Newswise — Dr. Robin Wall Kimmerer was relaxing at home one weekend when her phone rang.
"It was a woman in France," she said. "She said, 'I just finished your book and I had to call you and tell you how much I enjoyed it.' She said she liked it because it had soul. And she didn't want to read a book without soul."
The "soulful" book that prompted a trans-Atlantic phone call from an American beekeeper in Paris is a 168-page paperback called Gathering Moss: A Natural and Cultural History of Mosses. The book, published by Oregon State University Press, is part science, part personal reflection and part lyrical look at the world that is sometimes literally beneath our toes.
The book received this year's John Burroughs Medal Award for outstanding natural history writing. The award, given by the John Burroughs Association at the American Museum of Natural History in New York City, is based on literary quality, firsthand fieldwork, originality and scientific accuracy.
The association described Kimmerer's book as "a beautifully written mix of science and personal reflection inviting the reader to explore the elegantly simple lives of mosses." The book, a series of linked personal essays, describes how mosses live and how their lives are intertwined with the lives of countless other organisms.
Kimmerer, a botanist at the SUNY College of Environmental Science and Forestry in Syracuse, N.Y., is a passionate advocate of her "miniature forests." She's also passionate about her Native American heritage, and she weaves her culture's indigenous knowledge with her scientific expertise when she describes the life cycle of her favorite plants.
Kimmerer is part Potawatomi, the granddaughter of a man whose tribe had been relocated from its native Wisconsin to a reservation in Oklahoma. At age 9, Kimmerer's grandfather was sent to the Carlisle Indian Industrial School in Pennsylvania, where he was taught a trade and encouraged to forsake his culture.
"He was shipped East to be assimilated. It's really quite remarkable given those engines of assimilation that the culture survived at all," she said. "That's a big part of what I try to do: Bring that culture back. I'm trying to reclaim some of what was stolen."
Toward that end, Kimmerer teaches a class in ethnobotany at ESF's main campus in Syracuse and a seminar in traditional ecological knowledge. She has also taught Land and Culture: Native American Perspectives on the Environment, which examines the management of natural resources and environmental problem-solving from a Native American perspective.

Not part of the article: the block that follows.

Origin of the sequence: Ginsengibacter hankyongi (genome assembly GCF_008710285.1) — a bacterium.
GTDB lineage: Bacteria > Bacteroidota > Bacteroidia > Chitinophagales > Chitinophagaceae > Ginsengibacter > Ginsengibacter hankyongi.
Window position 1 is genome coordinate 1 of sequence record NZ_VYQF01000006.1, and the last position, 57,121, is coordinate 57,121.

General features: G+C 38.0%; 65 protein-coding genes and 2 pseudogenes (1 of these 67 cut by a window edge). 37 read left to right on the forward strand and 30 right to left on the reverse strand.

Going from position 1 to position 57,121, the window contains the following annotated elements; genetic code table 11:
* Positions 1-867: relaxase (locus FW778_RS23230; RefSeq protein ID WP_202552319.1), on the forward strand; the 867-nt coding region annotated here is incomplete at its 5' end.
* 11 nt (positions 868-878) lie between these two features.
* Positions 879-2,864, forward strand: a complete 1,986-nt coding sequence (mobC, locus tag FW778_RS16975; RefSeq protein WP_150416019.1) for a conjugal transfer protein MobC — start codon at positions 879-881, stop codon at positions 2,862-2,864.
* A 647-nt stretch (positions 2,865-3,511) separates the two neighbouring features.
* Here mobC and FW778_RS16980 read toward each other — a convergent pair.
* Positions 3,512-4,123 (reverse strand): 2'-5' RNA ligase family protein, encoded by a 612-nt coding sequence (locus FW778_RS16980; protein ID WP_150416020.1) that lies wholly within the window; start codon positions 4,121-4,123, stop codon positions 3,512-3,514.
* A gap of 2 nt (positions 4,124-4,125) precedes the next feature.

Kimmerer has written her share of scientific papers but she felt compelled to take a different approach in dealing with mosses. "Writing in scientific journals reaches a very small audience and I wanted to share the moss stories with a broader public," she said.
"Mosses are so easily overlooked, yet accessible," she said. "They make up these little worlds that are right at the limits of our perception. All you have to do is look. You don't need an electron microscope to see them.
"They act like trees but they're one centimeter tall. You can look at the overall forest ecology and try to determine if the same process works for moss, on a different scale."
"Gathering Moss" makes it clear that anyone who wants to really look at mosses has to stop for a minute. And that's part of Kimmerer's point.
"I like to think that the book will help people slow down and look more carefully at the world," she said "Looking at mosses makes you love the world a little more. And we tend to protect only the things we love."
Winning the Burroughs Medal puts Kimmerer in the company of previous winners such as John McPhee for The Control of Nature in 1990, Aldo Leopold for A Sand County Almanac in 1977, and Rachel L. Carson for The Sea Around Us in 1952.
The John Burroughs Medal has been given annually since 1926. The award is bestowed at the annual meeting of the Burroughs Association at the American Museum of Natural History in New York City. This year's event is scheduled for April 4.
The John Burroughs Association, an organization of conservation and environmental literary professionals and stewards dedicated to preserving the environment, awards to medal to encourage writing in the tradition of famed naturalist John Burroughs. The association was founded at the American Museum of Natural History.